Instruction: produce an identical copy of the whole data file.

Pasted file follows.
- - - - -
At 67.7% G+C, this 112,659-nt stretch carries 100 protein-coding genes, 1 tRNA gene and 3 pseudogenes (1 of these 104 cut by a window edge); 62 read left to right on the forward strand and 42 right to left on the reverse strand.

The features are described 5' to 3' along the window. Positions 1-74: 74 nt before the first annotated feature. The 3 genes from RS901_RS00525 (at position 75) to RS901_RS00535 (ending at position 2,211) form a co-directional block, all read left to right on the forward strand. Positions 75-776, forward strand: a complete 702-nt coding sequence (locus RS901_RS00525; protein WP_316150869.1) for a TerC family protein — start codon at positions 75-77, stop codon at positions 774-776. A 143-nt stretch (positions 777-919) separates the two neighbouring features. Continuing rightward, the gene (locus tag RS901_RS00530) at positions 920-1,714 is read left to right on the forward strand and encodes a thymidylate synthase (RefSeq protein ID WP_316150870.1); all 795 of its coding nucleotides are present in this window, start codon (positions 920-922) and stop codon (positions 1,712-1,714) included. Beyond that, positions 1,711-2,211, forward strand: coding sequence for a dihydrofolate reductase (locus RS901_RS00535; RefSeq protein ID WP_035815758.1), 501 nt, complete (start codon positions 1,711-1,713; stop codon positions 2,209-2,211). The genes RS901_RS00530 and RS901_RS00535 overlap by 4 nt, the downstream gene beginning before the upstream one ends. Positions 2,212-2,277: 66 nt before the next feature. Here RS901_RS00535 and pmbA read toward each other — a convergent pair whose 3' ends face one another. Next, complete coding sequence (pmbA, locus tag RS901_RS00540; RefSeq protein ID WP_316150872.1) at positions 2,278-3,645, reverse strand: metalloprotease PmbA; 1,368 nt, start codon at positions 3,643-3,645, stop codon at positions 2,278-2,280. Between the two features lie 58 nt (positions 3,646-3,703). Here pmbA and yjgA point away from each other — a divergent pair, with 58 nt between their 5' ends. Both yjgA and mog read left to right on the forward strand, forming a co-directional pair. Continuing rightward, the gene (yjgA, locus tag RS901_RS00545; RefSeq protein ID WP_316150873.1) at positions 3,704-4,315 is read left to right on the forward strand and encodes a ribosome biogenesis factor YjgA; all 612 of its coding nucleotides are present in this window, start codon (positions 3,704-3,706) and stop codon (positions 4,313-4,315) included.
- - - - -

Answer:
At 67.7% G+C, this 112,659-nt stretch carries 100 protein-coding genes, 1 tRNA gene and 3 pseudogenes (1 of these 104 cut by a window edge); 62 read left to right on the forward strand and 42 right to left on the reverse strand.

The features are described 5' to 3' along the window. Positions 1-74: 74 nt before the first annotated feature. The 3 genes from RS901_RS00525 (at position 75) to RS901_RS00535 (ending at position 2,211) form a co-directional block, all read left to right on the forward strand. Positions 75-776, forward strand: a complete 702-nt coding sequence (locus RS901_RS00525; protein WP_316150869.1) for a TerC family protein — start codon at positions 75-77, stop codon at positions 774-776. A 143-nt stretch (positions 777-919) separates the two neighbouring features. Continuing rightward, the gene (locus tag RS901_RS00530) at positions 920-1,714 is read left to right on the forward strand and encodes a thymidylate synthase (RefSeq protein ID WP_316150870.1); all 795 of its coding nucleotides are present in this window, start codon (positions 920-922) and stop codon (positions 1,712-1,714) included. Beyond that, positions 1,711-2,211, forward strand: coding sequence for a dihydrofolate reductase (locus RS901_RS00535; RefSeq protein ID WP_035815758.1), 501 nt, complete (start codon positions 1,711-1,713; stop codon positions 2,209-2,211). The genes RS901_RS00530 and RS901_RS00535 overlap by 4 nt, the downstream gene beginning before the upstream one ends. Positions 2,212-2,277: 66 nt before the next feature. Here RS901_RS00535 and pmbA read toward each other — a convergent pair whose 3' ends face one another. Next, complete coding sequence (pmbA, locus tag RS901_RS00540; RefSeq protein ID WP_316150872.1) at positions 2,278-3,645, reverse strand: metalloprotease PmbA; 1,368 nt, start codon at positions 3,643-3,645, stop codon at positions 2,278-2,280. Between the two features lie 58 nt (positions 3,646-3,703). Here pmbA and yjgA point away from each other — a divergent pair, with 58 nt between their 5' ends. Both yjgA and mog read left to right on the forward strand, forming a co-directional pair. Continuing rightward, the gene (yjgA, locus tag RS901_RS00545; RefSeq protein ID WP_316150873.1) at positions 3,704-4,315 is read left to right on the forward strand and encodes a ribosome biogenesis factor YjgA; all 612 of its coding nucleotides are present in this window, start codon (positions 3,704-3,706) and stop codon (positions 4,313-4,315) included.